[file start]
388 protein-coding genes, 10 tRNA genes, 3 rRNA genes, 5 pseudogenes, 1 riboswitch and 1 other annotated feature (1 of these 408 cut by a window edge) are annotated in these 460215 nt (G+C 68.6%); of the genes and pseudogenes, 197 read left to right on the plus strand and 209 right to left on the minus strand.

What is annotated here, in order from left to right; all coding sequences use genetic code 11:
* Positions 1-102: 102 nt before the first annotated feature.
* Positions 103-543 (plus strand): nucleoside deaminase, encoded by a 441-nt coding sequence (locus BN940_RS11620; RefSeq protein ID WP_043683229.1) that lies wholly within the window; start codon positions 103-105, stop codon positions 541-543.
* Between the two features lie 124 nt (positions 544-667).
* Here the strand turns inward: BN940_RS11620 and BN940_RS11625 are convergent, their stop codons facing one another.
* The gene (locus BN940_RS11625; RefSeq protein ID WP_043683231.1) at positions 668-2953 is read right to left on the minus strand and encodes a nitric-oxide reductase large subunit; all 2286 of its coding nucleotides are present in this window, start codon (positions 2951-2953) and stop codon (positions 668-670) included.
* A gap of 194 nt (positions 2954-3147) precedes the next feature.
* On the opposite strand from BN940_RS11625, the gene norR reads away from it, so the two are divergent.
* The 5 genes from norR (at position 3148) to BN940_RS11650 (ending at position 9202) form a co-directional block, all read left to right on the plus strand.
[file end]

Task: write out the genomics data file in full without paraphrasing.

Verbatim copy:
388 protein-coding genes, 10 tRNA genes, 3 rRNA genes, 5 pseudogenes, 1 riboswitch and 1 other annotated feature (1 of these 408 cut by a window edge) are annotated in these 460215 nt (G+C 68.6%); of the genes and pseudogenes, 197 read left to right on the plus strand and 209 right to left on the minus strand.

What is annotated here, in order from left to right; all coding sequences use genetic code 11:
* Positions 1-102: 102 nt before the first annotated feature.
* Positions 103-543 (plus strand): nucleoside deaminase, encoded by a 441-nt coding sequence (locus BN940_RS11620; RefSeq protein ID WP_043683229.1) that lies wholly within the window; start codon positions 103-105, stop codon positions 541-543.
* Between the two features lie 124 nt (positions 544-667).
* Here the strand turns inward: BN940_RS11620 and BN940_RS11625 are convergent, their stop codons facing one another.
* The gene (locus BN940_RS11625; RefSeq protein ID WP_043683231.1) at positions 668-2953 is read right to left on the minus strand and encodes a nitric-oxide reductase large subunit; all 2286 of its coding nucleotides are present in this window, start codon (positions 2951-2953) and stop codon (positions 668-670) included.
* A gap of 194 nt (positions 2954-3147) precedes the next feature.
* On the opposite strand from BN940_RS11625, the gene norR reads away from it, so the two are divergent.
* The 5 genes from norR (at position 3148) to BN940_RS11650 (ending at position 9202) form a co-directional block, all read left to right on the plus strand.